POLITICS

10 Things To Know About How India Has Been Fighting Maoists In Recent Years

Measuring the intensity or the strength of insurgency with “kill ratios” is an easy and accepted method.

25/04/2017 3:09 PM IST | Updated 25/04/2017 3:10 PM IST
Govt of India

The Maoist attack that killed 26 CRPF soldiers in Burkhapal in Sukma Distirct of Chhattisgarh on Monday was one of the deadliest in recent years. The 74 battalion of the CRPF had been deployed to protect a road construction project. Coming as it does after a period of relative lull in Maoist killings, the incident begs the question—has India been underestimating the potency of the Maoist threat in recent months?

Here are 10 points that places the attack in perspective.

1) Sukma is one the 106 districts spread across 10 states considered to be affected by Left Wing Extremism (LWE). It is at the heart of the so-called Red-Corridor, and crucially is at the tri-junction connecting Odisha in the East and Telagana in the South. This is route used by Maoists to move from one state to the other. Domination of Sukhma is key to interstate mobility along the Maoist corridor.

2) Despite years of effort, numerous coordination committees at the Centre and at the state level, there is still very little coordination or intelligence sharing between the security forces. Since for instance Odisha police cannot operate in Chhattisgarh and vice-versa, Maoists very often strike in one state and escape to the next.

3) Every year just before the monsoon sets-in, cutting off massive tracts of forests to terrestrial movement, Maoists launch their military campaign. It is called the Tactical Counter-Offensive Campaign (TCOC). TCOC starts around March and ends by June when the monsoon sets in. Nearly all major Maoist attacks, including the 2010 attack that killed 76 CRPF soldiers, happened during this deadly window. So, yes there is a pattern.

4) How strong is the Maoist insurgency? Union Home Minister Rajnath Singh recently said compared to the last decade and half, Maoist insurgency has been at its lowest. "One can see the statistics," he said.

5) Measuring the intensity or the strength of insurgency with "kill ratios" – i.e. number of security forces killed, number of insurgents killed or captured, weapons snatched by Maoists, number of encounters etc. is an easy and accepted method. It, however, doesn't exactly reflect who is gaining influence on the ground and among locals, whose support is critical in forest and guerilla warfare. For instance, if security forces don't try to free territory from Maoist influence, the number of encounters and casualties among security forces will be less.

6) Nonetheless, the "kill-ratio" analysis doesn't back-up Rajnath Singh's confidence. For instance, in Chhattisgarh, till 31st March 2017, there were 105 incidents of Maoist violence as compared to 106 last year, resulting in 40 deaths, compared with 38 during the same period the previous year. In Andhra Pradesh too, till 31st March 2017, there were 11 incidents of Maoist violence as compared with 5 in 2016 and three deaths as compared with four last year.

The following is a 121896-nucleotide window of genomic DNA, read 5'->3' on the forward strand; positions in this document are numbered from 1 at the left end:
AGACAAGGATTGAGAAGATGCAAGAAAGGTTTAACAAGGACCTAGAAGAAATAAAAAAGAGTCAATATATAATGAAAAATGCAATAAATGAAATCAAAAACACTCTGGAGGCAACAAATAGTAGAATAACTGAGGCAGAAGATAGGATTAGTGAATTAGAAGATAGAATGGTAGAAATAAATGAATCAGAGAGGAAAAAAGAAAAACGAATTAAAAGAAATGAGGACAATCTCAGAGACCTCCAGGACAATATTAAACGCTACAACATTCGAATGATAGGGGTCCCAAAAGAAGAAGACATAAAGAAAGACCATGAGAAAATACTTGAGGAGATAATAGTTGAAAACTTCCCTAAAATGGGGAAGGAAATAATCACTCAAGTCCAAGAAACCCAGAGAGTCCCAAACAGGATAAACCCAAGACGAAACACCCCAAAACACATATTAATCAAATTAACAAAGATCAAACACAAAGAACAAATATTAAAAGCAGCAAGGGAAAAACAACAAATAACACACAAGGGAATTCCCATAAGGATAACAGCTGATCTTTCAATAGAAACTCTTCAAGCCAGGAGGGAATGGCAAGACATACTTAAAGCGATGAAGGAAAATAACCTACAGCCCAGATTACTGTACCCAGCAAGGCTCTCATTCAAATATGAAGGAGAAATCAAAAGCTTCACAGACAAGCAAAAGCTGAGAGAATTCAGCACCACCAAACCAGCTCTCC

7) Indeed, the Maoists have suffered some setbacks. Much of their top-leadership has been eliminated or has surrendered. Over 350 Maoists surrendered in Chhattisgarh alone last year. However, the central security agencies have little knowledge about the second-rung of leadership, leaving the forces at a strategic disadvantage.

8) Just how many soldiers are fighting the Maoists? There are over 80 battalions (1,000 men each) of central police forces in Chhattisgarh, Telangana, Andhra Pradesh and Odisha, besides the state police anti-terror and commando units to take on the Maoists. There are more police and para-military posts on the ground than say a decade ago.

9) What is the Centre's policy in dealing with Maoism? The Modi-led NDA government follows the same policy laid out by the Manmohan Singh-led UPA government -- "Development and police action". The centre considers that the Maoist insurgency is linked to under-development and lack of governance. Therefore it follows a two-pronged strategy. It tries to improve governance as well as provision of health, education and infrastructure to the people. Simultaneously, the state police and central forces are used to fight the Maoists.

10) How much does India spend to counter Maoism? Under the Security Related Expenditure (SRE)—where the Union government reimburses the expenditure incurred by LWE-affected states in training and operational requirements of the security forces, insurance of police personnel etc.—India spent Rs370.14 crore during the last two financial years. The CRPF, which is at the fore-front of fighting Maoists, received Rs16,228.18 crore in the previous fiscal year. It has been increased by another 1,635.35 crore to Rs17,868.53 crore for 2017-18.

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